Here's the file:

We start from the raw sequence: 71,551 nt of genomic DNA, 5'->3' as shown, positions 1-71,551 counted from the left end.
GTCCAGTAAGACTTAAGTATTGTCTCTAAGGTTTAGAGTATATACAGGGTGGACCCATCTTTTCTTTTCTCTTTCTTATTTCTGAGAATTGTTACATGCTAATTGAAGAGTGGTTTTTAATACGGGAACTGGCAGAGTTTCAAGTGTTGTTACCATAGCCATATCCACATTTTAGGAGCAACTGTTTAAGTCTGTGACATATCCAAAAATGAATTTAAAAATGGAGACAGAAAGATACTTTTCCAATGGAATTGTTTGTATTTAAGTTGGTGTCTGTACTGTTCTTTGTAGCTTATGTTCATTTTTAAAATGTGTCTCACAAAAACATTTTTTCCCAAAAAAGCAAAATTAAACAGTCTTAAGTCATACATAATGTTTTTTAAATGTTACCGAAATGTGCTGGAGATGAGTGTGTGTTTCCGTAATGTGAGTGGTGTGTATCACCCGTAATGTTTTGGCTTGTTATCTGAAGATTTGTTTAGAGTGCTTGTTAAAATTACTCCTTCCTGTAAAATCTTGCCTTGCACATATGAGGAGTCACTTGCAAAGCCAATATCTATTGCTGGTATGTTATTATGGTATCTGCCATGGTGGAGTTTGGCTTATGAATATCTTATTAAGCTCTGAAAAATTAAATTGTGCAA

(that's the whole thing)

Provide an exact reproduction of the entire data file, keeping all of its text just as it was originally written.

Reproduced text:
We start from the raw sequence: 71,551 nt of genomic DNA, 5'->3' as shown, positions 1-71,551 counted from the left end.
GTCCAGTAAGACTTAAGTATTGTCTCTAAGGTTTAGAGTATATACAGGGTGGACCCATCTTTTCTTTTCTCTTTCTTATTTCTGAGAATTGTTACATGCTAATTGAAGAGTGGTTTTTAATACGGGAACTGGCAGAGTTTCAAGTGTTGTTACCATAGCCATATCCACATTTTAGGAGCAACTGTTTAAGTCTGTGACATATCCAAAAATGAATTTAAAAATGGAGACAGAAAGATACTTTTCCAATGGAATTGTTTGTATTTAAGTTGGTGTCTGTACTGTTCTTTGTAGCTTATGTTCATTTTTAAAATGTGTCTCACAAAAACATTTTTTCCCAAAAAAGCAAAATTAAACAGTCTTAAGTCATACATAATGTTTTTTAAATGTTACCGAAATGTGCTGGAGATGAGTGTGTGTTTCCGTAATGTGAGTGGTGTGTATCACCCGTAATGTTTTGGCTTGTTATCTGAAGATTTGTTTAGAGTGCTTGTTAAAATTACTCCTTCCTGTAAAATCTTGCCTTGCACATATGAGGAGTCACTTGCAAAGCCAATATCTATTGCTGGTATGTTATTATGGTATCTGCCATGGTGGAGTTTGGCTTATGAATATCTTATTAAGCTCTGAAAAATTAAATTGTGCAA